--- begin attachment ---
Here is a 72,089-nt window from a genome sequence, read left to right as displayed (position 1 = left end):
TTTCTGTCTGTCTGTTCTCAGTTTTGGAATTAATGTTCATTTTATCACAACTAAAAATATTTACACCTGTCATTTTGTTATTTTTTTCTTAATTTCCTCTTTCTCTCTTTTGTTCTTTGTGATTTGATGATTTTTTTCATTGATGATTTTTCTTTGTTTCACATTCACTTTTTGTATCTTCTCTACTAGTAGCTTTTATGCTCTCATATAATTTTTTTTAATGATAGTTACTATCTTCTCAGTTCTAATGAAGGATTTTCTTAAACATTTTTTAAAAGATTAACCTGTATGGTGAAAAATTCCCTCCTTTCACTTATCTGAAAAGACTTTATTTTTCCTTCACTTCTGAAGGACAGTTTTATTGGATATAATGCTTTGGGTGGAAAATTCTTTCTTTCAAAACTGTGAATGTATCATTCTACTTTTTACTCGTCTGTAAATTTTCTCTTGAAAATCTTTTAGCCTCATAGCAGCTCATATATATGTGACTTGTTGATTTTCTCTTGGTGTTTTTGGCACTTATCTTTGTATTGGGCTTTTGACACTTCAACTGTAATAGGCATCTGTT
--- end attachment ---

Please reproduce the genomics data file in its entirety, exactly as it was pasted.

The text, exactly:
Here is a 72,089-nt window from a genome sequence, read left to right as displayed (position 1 = left end):
TTTCTGTCTGTCTGTTCTCAGTTTTGGAATTAATGTTCATTTTATCACAACTAAAAATATTTACACCTGTCATTTTGTTATTTTTTTCTTAATTTCCTCTTTCTCTCTTTTGTTCTTTGTGATTTGATGATTTTTTTCATTGATGATTTTTCTTTGTTTCACATTCACTTTTTGTATCTTCTCTACTAGTAGCTTTTATGCTCTCATATAATTTTTTTTAATGATAGTTACTATCTTCTCAGTTCTAATGAAGGATTTTCTTAAACATTTTTTAAAAGATTAACCTGTATGGTGAAAAATTCCCTCCTTTCACTTATCTGAAAAGACTTTATTTTTCCTTCACTTCTGAAGGACAGTTTTATTGGATATAATGCTTTGGGTGGAAAATTCTTTCTTTCAAAACTGTGAATGTATCATTCTACTTTTTACTCGTCTGTAAATTTTCTCTTGAAAATCTTTTAGCCTCATAGCAGCTCATATATATGTGACTTGTTGATTTTCTCTTGGTGTTTTTGGCACTTATCTTTGTATTGGGCTTTTGACACTTCAACTGTAATAGGCATCTGTT